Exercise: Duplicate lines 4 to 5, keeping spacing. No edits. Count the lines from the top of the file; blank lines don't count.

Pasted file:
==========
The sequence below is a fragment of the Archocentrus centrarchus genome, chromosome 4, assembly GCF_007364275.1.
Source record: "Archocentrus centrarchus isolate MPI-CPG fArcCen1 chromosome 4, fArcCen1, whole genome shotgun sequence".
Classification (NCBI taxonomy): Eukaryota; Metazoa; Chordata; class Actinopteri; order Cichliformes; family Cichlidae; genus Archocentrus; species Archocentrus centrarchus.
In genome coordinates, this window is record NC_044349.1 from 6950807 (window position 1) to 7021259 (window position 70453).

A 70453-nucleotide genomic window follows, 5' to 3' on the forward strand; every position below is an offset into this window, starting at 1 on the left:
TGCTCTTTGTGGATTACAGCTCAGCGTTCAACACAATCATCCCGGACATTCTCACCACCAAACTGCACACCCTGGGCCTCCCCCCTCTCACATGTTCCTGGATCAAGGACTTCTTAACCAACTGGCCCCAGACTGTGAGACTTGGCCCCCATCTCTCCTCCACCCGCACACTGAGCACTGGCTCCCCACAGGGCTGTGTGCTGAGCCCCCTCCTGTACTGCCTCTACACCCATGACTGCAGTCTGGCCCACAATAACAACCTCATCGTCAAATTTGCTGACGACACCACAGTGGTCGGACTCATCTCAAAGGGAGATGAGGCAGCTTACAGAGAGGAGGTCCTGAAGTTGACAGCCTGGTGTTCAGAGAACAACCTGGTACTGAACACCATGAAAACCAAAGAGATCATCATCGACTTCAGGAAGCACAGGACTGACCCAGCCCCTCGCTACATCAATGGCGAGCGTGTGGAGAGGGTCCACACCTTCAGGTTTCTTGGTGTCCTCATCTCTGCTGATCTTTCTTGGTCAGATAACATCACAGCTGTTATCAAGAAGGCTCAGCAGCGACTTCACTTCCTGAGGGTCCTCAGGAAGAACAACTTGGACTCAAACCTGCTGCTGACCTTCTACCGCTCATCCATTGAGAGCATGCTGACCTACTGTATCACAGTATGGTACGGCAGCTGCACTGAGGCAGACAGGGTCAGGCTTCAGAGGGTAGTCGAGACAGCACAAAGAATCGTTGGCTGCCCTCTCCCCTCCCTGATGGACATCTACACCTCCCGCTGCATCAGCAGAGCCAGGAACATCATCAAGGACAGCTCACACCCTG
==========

In genome coordinates, this window is record NC_044349.1 from 6950807 (window position 1) to 7021259 (window position 70453).

A 70453-nucleotide genomic window follows, 5' to 3' on the forward strand; every position below is an offset into this window, starting at 1 on the left: